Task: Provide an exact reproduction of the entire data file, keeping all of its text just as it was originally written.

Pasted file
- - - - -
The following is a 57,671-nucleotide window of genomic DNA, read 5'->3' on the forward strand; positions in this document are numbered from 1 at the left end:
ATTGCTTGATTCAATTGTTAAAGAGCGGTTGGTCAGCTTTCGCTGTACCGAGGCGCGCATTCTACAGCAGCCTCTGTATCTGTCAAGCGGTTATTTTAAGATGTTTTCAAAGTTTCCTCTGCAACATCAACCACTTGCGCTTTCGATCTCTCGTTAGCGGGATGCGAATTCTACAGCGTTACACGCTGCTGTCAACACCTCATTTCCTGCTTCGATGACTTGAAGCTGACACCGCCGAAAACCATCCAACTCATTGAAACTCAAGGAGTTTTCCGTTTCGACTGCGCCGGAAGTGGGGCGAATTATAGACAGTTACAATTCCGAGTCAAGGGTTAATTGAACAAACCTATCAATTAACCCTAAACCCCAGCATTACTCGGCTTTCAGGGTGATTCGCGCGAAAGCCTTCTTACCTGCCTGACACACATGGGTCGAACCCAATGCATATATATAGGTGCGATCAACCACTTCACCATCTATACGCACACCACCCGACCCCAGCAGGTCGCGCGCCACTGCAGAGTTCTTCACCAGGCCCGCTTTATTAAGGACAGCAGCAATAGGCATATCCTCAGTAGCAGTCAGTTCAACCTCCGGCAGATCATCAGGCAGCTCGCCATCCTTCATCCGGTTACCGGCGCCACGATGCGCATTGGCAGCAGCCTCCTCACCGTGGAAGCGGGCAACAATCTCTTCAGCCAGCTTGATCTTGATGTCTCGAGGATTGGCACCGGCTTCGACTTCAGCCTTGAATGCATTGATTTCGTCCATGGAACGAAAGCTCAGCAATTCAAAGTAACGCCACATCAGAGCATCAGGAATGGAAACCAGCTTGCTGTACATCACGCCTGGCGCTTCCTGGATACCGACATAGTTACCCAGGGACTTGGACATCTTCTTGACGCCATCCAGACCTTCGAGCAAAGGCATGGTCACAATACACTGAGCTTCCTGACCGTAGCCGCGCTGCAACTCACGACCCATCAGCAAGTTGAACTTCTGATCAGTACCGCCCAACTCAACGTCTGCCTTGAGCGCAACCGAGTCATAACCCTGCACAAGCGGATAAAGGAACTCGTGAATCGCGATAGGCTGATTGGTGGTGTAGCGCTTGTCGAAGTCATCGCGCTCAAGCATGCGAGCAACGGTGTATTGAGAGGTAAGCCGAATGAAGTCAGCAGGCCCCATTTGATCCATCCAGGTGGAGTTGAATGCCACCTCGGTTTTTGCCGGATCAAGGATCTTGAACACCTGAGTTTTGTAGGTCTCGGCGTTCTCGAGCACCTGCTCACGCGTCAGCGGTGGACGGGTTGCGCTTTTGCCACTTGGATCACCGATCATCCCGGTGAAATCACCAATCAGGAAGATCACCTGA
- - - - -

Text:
The following is a 57,671-nucleotide window of genomic DNA, read 5'->3' on the forward strand; positions in this document are numbered from 1 at the left end:
ATTGCTTGATTCAATTGTTAAAGAGCGGTTGGTCAGCTTTCGCTGTACCGAGGCGCGCATTCTACAGCAGCCTCTGTATCTGTCAAGCGGTTATTTTAAGATGTTTTCAAAGTTTCCTCTGCAACATCAACCACTTGCGCTTTCGATCTCTCGTTAGCGGGATGCGAATTCTACAGCGTTACACGCTGCTGTCAACACCTCATTTCCTGCTTCGATGACTTGAAGCTGACACCGCCGAAAACCATCCAACTCATTGAAACTCAAGGAGTTTTCCGTTTCGACTGCGCCGGAAGTGGGGCGAATTATAGACAGTTACAATTCCGAGTCAAGGGTTAATTGAACAAACCTATCAATTAACCCTAAACCCCAGCATTACTCGGCTTTCAGGGTGATTCGCGCGAAAGCCTTCTTACCTGCCTGACACACATGGGTCGAACCCAATGCATATATATAGGTGCGATCAACCACTTCACCATCTATACGCACACCACCCGACCCCAGCAGGTCGCGCGCCACTGCAGAGTTCTTCACCAGGCCCGCTTTATTAAGGACAGCAGCAATAGGCATATCCTCAGTAGCAGTCAGTTCAACCTCCGGCAGATCATCAGGCAGCTCGCCATCCTTCATCCGGTTACCGGCGCCACGATGCGCATTGGCAGCAGCCTCCTCACCGTGGAAGCGGGCAACAATCTCTTCAGCCAGCTTGATCTTGATGTCTCGAGGATTGGCACCGGCTTCGACTTCAGCCTTGAATGCATTGATTTCGTCCATGGAACGAAAGCTCAGCAATTCAAAGTAACGCCACATCAGAGCATCAGGAATGGAAACCAGCTTGCTGTACATCACGCCTGGCGCTTCCTGGATACCGACATAGTTACCCAGGGACTTGGACATCTTCTTGACGCCATCCAGACCTTCGAGCAAAGGCATGGTCACAATACACTGAGCTTCCTGACCGTAGCCGCGCTGCAACTCACGACCCATCAGCAAGTTGAACTTCTGATCAGTACCGCCCAACTCAACGTCTGCCTTGAGCGCAACCGAGTCATAACCCTGCACAAGCGGATAAAGGAACTCGTGAATCGCGATAGGCTGATTGGTGGTGTAGCGCTTGTCGAAGTCATCGCGCTCAAGCATGCGAGCAACGGTGTATTGAGAGGTAAGCCGAATGAAGTCAGCAGGCCCCATTTGATCCATCCAGGTGGAGTTGAATGCCACCTCGGTTTTTGCCGGATCAAGGATCTTGAACACCTGAGTTTTGTAGGTCTCGGCGTTCTCGAGCACCTGCTCACGCGTCAGCGGTGGACGGGTTGCGCTTTTGCCACTTGGATCACCGATCATCCCGGTGAAATCACCAATCAGGAAGATCACCTGA